One of the most important concepts in all of software is the notion of minimum viable product (often referred to as “MVP”).  But if you’ve been around software products for a while, you know that term is used in many different ways, and while the term intuitively resonates with people, there’s often a lot of confusion about what this really means in practice.

You can find it defined as the smallest possible experiment to test a specific hypothesis, all the way up to the the tangible realization of a product vision.

I’m not arguing here that any of the definitions out there are right or wrong, but I am arguing that the confusion is not helping product teams, and this is simply too important of a concept to have so much ambiguity.

I have long defined minimum viable product as the smallest possible product that has three critical characteristics: people choose to use it or buy it; people can figure out how to use it; and we can deliver it when we need it with the resources available – also known as valuable, usable and feasible.

I love the concept popularized by Eric Ries of the smallest possible experiment to test a specific hypothesis, but I refer to that that as an “MVP Test” so that people don’t confuse an experiment with a product.

It helps to always keep in mind the point of these MVP Tests, which is to get to this notion of Product Market Fit.  That’s when we actually have a viable product.

But beyond the definition, it’s equally important to recognize that it’s not enough just to think you have achieved Product Market Fit (which is what most product owners do – it’s their opinion), you need to have evidence that you have this – we call this validated customer learning.

Further, I define product discovery as the process of how we utilize MVP Tests to hopefully achieve Product Market Fit.

While my definitions above hopefully sound straightforward, I still get many questions from product teams about this critical concept:

  • How do we rapidly converge on an Product Market Fit?
  • How do we know we have actually achieved Product Market Fit?  What level of “proof” do we need?  How many customers need to agree to buy it?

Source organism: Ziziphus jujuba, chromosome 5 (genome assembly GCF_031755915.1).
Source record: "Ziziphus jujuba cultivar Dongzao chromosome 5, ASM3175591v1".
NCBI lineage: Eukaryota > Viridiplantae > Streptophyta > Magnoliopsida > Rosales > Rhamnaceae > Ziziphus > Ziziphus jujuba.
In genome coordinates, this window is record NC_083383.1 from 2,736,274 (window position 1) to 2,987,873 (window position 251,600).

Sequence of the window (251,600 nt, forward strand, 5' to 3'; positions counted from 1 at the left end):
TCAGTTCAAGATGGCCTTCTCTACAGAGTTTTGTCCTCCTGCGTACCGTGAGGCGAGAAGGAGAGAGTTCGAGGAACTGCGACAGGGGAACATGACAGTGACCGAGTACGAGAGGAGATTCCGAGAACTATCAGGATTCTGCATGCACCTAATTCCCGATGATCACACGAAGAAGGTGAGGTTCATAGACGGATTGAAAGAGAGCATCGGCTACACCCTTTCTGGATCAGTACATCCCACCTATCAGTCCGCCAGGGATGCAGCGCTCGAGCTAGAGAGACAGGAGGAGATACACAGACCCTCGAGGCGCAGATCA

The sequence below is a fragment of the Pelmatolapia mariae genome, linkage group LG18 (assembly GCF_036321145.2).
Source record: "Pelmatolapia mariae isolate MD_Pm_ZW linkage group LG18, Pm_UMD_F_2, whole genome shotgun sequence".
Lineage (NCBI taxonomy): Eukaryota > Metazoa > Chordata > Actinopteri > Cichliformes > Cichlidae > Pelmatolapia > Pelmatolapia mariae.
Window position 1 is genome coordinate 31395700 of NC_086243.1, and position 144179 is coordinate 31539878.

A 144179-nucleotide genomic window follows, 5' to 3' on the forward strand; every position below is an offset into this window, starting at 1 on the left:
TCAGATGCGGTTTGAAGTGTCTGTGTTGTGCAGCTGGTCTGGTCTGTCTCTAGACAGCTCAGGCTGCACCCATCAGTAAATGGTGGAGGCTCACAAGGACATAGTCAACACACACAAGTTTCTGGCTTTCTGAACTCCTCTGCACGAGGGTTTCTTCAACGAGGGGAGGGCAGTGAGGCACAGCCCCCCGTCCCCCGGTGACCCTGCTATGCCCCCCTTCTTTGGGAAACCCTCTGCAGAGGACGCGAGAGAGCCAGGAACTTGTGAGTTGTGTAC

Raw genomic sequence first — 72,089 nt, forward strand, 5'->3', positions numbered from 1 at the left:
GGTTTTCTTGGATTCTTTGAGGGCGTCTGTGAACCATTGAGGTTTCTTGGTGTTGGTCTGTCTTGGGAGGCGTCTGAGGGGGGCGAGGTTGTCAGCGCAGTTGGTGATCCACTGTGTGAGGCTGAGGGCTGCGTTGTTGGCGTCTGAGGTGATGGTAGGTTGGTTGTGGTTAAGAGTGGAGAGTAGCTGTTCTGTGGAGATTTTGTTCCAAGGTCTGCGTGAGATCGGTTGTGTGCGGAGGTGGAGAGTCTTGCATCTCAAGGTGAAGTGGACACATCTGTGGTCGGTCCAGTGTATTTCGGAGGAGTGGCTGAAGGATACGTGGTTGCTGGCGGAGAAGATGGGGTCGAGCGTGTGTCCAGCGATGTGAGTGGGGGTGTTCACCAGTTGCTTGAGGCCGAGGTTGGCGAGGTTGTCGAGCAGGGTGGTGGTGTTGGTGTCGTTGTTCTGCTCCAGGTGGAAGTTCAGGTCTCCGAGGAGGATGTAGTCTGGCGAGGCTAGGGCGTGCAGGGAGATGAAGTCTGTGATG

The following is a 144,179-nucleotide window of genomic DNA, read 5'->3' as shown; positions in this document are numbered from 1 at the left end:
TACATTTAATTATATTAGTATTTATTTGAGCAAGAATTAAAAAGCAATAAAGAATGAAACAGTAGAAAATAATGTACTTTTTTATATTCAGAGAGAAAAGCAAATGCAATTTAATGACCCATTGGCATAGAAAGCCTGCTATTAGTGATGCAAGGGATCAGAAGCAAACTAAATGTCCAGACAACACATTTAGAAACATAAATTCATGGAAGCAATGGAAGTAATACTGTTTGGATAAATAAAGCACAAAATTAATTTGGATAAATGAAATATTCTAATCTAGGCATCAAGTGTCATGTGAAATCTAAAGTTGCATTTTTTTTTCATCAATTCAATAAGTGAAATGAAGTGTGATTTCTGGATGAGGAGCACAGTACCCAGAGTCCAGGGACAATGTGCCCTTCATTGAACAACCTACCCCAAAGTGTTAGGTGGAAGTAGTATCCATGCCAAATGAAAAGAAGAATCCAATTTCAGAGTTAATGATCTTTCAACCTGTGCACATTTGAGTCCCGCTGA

• Is the MVP Test intended to be something that we sell, or is it just an experiment?
  • If it’s something we intend to sell, what if a customer won’t buy it?  Does this mean it’s not Product Market Fit?
  • Who is responsible for discovering Product Market Fit?
  • Who makes the decisions regarding each MVP Test?
  • How long should we keep trying to achieve Product Market Fit before we give up?
  • What should we do when we identify a pivot opportunity?
  • Do we need to wait until we have identified Product Market Fit before we start building production software?
  • Is an MVP Test the same as “minimum product?”
  • Is Product Market Fit the same as “product vision?”
  • Is an MVP Test the same as MMF (Minimum Marketable Feature)?
  • What happens after we have achieved Product Market FIt?
  • How do I go from MVP Test to backlog items?
  • Is Product Market Fit a moving target?  Can I lose it once I’ve found it?
  • Is there only one Product Market Fit for a given market or could there be many?
  • Do we handle MVP Tests the same way for products for consumers as we do products for businesses?

These are all important questions and I can understand why people can get confused, so I thought I would try to address these with a series of articles.  I’ll do my best to make this abstraction real, so you can see the value and hopefully put this fundamental concept to work for you.

Please feel free to send me additional questions and I’ll try to incorporate them in as well.

NOTE: Updated in January of 2014 to reflect consistent nomenclature (MVP Tests vs. Product Market Fit vs. Product Vision).

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